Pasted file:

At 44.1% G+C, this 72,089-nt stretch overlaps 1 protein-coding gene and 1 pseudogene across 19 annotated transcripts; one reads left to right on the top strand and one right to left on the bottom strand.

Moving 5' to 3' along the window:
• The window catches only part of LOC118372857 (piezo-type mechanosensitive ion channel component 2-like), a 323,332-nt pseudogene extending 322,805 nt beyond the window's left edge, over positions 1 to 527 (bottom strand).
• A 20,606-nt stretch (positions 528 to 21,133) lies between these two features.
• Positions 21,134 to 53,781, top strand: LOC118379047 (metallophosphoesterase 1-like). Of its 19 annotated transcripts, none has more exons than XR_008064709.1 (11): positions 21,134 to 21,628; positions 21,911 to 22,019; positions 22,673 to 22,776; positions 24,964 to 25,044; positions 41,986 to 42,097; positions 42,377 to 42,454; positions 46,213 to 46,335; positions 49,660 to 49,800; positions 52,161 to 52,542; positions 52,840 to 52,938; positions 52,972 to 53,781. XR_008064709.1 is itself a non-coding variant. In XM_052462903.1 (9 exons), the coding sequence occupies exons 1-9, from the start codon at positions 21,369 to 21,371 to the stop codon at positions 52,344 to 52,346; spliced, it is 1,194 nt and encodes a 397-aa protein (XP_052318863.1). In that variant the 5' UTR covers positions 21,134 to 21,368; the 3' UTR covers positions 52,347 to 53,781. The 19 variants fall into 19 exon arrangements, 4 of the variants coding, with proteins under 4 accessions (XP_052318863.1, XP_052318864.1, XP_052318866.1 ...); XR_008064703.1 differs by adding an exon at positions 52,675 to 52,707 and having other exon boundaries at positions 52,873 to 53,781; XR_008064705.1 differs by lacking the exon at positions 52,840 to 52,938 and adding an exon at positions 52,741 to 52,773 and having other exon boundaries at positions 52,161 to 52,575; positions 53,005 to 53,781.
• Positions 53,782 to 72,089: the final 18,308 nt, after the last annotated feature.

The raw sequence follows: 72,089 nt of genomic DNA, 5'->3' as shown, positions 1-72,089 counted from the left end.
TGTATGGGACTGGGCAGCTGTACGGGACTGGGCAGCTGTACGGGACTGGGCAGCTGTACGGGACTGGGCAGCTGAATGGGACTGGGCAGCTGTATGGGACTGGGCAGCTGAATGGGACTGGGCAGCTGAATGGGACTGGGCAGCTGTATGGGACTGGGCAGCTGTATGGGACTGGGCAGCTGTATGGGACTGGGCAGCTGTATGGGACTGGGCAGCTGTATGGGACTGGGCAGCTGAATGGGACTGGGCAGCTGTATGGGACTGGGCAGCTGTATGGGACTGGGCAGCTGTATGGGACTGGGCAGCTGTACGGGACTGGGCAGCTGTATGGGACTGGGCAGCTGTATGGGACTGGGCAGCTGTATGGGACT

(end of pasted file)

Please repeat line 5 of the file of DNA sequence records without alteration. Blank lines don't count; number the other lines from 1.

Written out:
• Positions 21,134 to 53,781, top strand: LOC118379047 (metallophosphoesterase 1-like). Of its 19 annotated transcripts, none has more exons than XR_008064709.1 (11): positions 21,134 to 21,628; positions 21,911 to 22,019; positions 22,673 to 22,776; positions 24,964 to 25,044; positions 41,986 to 42,097; positions 42,377 to 42,454; positions 46,213 to 46,335; positions 49,660 to 49,800; positions 52,161 to 52,542; positions 52,840 to 52,938; positions 52,972 to 53,781. XR_008064709.1 is itself a non-coding variant. In XM_052462903.1 (9 exons), the coding sequence occupies exons 1-9, from the start codon at positions 21,369 to 21,371 to the stop codon at positions 52,344 to 52,346; spliced, it is 1,194 nt and encodes a 397-aa protein (XP_052318863.1). In that variant the 5' UTR covers positions 21,134 to 21,368; the 3' UTR covers positions 52,347 to 53,781. The 19 variants fall into 19 exon arrangements, 4 of the variants coding, with proteins under 4 accessions (XP_052318863.1, XP_052318864.1, XP_052318866.1 ...); XR_008064703.1 differs by adding an exon at positions 52,675 to 52,707 and having other exon boundaries at positions 52,873 to 53,781; XR_008064705.1 differs by lacking the exon at positions 52,840 to 52,938 and adding an exon at positions 52,741 to 52,773 and having other exon boundaries at positions 52,161 to 52,575; positions 53,005 to 53,781.